There are many factors that are crucial to achieve a good sound result when talking online. Regardless of the software platform used (Skype/Zoom/doozzoo), the most important thing is the hardware setup and proper use. It's just like in a sound studio. You need good equipment (which doesn't have to be expensive) and you need to use it correctly.
In principle, there are 3 phases that play a role in the sound:
- INPUT - input or recording of the incoming signals e.g. microphone
- PROCESSING - processing in the computer & transmission on the internet
- OUTPUT - output of the signals e.g. headphones
Technically, the process is always the same: An analog audio signal is digitized (A/D conversion) and can then be further processed by the computer.
In practice one can distinguish between 3 possibilities:
1.1. using the internal, built-in microphone via the sound card in the computer.
Here the sound quality depends on the quality of the microphones and the sound card in the computer. Often, very poor microphones are built into inexpensive computers and these are then not sufficiently acoustically decoupled from the fan, so that the other side perceives strong fan noise.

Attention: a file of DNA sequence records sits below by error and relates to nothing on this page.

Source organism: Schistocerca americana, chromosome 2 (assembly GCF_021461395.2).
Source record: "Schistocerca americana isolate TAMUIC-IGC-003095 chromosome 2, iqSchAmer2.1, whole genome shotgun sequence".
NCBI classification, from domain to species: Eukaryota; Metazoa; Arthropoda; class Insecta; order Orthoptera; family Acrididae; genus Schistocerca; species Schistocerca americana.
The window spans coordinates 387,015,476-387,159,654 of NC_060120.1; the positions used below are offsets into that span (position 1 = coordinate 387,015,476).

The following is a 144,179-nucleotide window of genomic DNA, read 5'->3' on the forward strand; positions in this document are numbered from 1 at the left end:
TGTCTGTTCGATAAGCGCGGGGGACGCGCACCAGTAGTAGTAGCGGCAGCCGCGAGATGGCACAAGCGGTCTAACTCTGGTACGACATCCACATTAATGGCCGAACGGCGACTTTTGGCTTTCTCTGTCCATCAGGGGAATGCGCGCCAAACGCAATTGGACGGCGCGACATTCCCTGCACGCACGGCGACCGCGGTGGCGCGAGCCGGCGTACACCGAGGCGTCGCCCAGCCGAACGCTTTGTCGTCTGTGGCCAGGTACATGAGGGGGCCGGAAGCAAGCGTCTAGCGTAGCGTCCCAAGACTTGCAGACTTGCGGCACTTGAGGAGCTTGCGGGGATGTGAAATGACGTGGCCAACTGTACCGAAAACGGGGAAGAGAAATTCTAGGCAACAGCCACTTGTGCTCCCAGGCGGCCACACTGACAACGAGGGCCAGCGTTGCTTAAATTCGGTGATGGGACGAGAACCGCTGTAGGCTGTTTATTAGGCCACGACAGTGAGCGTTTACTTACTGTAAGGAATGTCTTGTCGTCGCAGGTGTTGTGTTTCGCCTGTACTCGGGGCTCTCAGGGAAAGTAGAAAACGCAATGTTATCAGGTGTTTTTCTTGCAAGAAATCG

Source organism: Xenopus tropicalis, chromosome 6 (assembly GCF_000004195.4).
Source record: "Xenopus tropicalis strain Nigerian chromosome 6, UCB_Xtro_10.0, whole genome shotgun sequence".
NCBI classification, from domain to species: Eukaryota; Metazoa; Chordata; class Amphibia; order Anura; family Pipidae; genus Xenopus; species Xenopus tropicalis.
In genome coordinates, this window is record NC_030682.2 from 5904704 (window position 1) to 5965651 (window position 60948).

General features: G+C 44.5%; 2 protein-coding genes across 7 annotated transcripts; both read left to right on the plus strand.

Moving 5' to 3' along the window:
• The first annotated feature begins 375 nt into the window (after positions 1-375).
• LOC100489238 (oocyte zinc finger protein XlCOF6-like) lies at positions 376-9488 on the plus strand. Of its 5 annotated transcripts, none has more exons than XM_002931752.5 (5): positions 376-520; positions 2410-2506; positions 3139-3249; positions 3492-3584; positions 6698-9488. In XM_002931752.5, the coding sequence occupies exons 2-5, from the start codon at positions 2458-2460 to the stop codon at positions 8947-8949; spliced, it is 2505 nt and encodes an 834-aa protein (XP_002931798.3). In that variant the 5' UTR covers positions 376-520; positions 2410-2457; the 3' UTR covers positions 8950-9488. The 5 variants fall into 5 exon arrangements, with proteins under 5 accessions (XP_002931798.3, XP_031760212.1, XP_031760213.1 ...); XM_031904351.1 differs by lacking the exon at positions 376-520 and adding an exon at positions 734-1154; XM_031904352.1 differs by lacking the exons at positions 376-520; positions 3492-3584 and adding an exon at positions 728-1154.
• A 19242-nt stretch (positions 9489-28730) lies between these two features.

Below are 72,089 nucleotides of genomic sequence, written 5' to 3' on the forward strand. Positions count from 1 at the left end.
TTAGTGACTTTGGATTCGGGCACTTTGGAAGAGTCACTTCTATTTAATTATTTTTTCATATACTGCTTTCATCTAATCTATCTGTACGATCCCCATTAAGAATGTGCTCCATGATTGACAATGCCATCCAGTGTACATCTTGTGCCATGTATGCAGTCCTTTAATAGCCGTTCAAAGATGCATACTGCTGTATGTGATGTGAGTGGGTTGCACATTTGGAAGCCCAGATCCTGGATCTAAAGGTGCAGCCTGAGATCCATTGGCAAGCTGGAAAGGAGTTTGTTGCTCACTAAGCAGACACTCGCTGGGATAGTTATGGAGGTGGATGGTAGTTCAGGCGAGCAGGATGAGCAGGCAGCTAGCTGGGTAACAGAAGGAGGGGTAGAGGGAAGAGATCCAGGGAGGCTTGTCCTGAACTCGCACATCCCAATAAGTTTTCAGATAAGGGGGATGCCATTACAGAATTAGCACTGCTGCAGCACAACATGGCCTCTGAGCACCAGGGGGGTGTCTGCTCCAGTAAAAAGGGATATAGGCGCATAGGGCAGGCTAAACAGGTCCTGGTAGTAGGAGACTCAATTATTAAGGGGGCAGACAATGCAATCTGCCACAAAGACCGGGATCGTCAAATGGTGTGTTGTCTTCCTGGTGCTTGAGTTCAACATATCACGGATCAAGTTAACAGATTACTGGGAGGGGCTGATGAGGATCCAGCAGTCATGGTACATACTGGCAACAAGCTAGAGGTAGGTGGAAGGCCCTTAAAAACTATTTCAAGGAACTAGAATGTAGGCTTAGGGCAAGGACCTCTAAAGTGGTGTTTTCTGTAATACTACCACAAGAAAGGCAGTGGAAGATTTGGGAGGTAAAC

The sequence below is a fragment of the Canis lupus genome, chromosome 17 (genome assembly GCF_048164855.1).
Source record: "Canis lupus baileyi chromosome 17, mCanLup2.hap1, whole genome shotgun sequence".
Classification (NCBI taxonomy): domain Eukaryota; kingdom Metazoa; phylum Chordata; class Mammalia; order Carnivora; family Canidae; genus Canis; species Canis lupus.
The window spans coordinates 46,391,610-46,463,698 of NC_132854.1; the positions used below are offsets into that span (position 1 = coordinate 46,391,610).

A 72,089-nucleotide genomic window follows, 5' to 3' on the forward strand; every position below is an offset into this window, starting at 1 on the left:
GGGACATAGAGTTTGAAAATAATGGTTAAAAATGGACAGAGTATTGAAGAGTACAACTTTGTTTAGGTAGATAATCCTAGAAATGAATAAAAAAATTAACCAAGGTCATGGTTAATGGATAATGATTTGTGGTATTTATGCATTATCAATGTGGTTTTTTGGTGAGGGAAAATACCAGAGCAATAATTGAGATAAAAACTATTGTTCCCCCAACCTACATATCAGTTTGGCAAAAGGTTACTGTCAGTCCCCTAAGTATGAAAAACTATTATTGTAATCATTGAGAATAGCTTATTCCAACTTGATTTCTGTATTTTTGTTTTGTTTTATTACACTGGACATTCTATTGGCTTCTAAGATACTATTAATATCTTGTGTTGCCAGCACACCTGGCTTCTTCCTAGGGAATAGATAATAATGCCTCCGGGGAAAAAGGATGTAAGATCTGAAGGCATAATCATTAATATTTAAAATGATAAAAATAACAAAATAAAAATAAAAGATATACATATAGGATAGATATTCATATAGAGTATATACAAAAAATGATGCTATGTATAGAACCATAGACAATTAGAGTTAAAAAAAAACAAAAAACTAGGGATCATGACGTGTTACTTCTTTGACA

1.2. use of a headset (headphones with microphones) decouples the microphone spatially from the computer housing and the possible noise.
1.3. use of an external audio interface.
Instruments or microphones can be connected directly to an external audio interface. Audio interfaces usually allow the connection of multiple input sources and, depending on the design, also to mix them. The audio quality can be greatly improved with a good setup of audio interface and microphone. Depending on the application, there are different suitable devices.
Note: Basically, it should be noted that with all web conferencing programs, including doozzoo, only channel 1 and 2 are transmitted. With multi-channel audio interfaces, you have to make sure that all signals that are to be transmitted are routed to channel 1/2 so that the other side can hear the audio signal.
PROCESSING - There are 3 factors that play a role after the signal arrives at the computer.
2.1 The software platform that transmits the signal.